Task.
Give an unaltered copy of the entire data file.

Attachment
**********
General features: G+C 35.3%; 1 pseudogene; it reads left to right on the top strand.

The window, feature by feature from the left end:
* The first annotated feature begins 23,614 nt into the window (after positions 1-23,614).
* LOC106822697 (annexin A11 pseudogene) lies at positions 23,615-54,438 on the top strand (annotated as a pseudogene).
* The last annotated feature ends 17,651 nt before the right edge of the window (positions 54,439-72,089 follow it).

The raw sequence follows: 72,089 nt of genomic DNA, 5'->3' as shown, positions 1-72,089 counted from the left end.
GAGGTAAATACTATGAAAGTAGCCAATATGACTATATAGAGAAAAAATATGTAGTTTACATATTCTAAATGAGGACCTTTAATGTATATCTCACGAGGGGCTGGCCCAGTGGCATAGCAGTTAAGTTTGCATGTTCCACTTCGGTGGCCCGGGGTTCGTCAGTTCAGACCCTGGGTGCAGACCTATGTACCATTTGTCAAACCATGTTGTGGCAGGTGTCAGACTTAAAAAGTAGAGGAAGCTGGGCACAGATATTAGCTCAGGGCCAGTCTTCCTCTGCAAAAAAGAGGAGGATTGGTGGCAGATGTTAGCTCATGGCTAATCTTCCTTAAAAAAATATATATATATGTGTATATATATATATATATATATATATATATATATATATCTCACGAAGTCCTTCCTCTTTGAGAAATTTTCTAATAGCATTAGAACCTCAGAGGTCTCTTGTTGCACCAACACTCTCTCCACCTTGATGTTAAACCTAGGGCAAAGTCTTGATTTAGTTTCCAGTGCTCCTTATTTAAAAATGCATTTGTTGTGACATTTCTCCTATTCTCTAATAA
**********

General features: G+C 35.3%; 1 pseudogene; it reads left to right on the top strand.

The window, feature by feature from the left end:
* The first annotated feature begins 23,614 nt into the window (after positions 1-23,614).
* LOC106822697 (annexin A11 pseudogene) lies at positions 23,615-54,438 on the top strand (annotated as a pseudogene).
* The last annotated feature ends 17,651 nt before the right edge of the window (positions 54,439-72,089 follow it).

The raw sequence follows: 72,089 nt of genomic DNA, 5'->3' as shown, positions 1-72,089 counted from the left end.
GAGGTAAATACTATGAAAGTAGCCAATATGACTATATAGAGAAAAAATATGTAGTTTACATATTCTAAATGAGGACCTTTAATGTATATCTCACGAGGGGCTGGCCCAGTGGCATAGCAGTTAAGTTTGCATGTTCCACTTCGGTGGCCCGGGGTTCGTCAGTTCAGACCCTGGGTGCAGACCTATGTACCATTTGTCAAACCATGTTGTGGCAGGTGTCAGACTTAAAAAGTAGAGGAAGCTGGGCACAGATATTAGCTCAGGGCCAGTCTTCCTCTGCAAAAAAGAGGAGGATTGGTGGCAGATGTTAGCTCATGGCTAATCTTCCTTAAAAAAATATATATATATGTGTATATATATATATATATATATATATATATATATATATCTCACGAAGTCCTTCCTCTTTGAGAAATTTTCTAATAGCATTAGAACCTCAGAGGTCTCTTGTTGCACCAACACTCTCTCCACCTTGATGTTAAACCTAGGGCAAAGTCTTGATTTAGTTTCCAGTGCTCCTTATTTAAAAATGCATTTGTTGTGACATTTCTCCTATTCTCTAATAA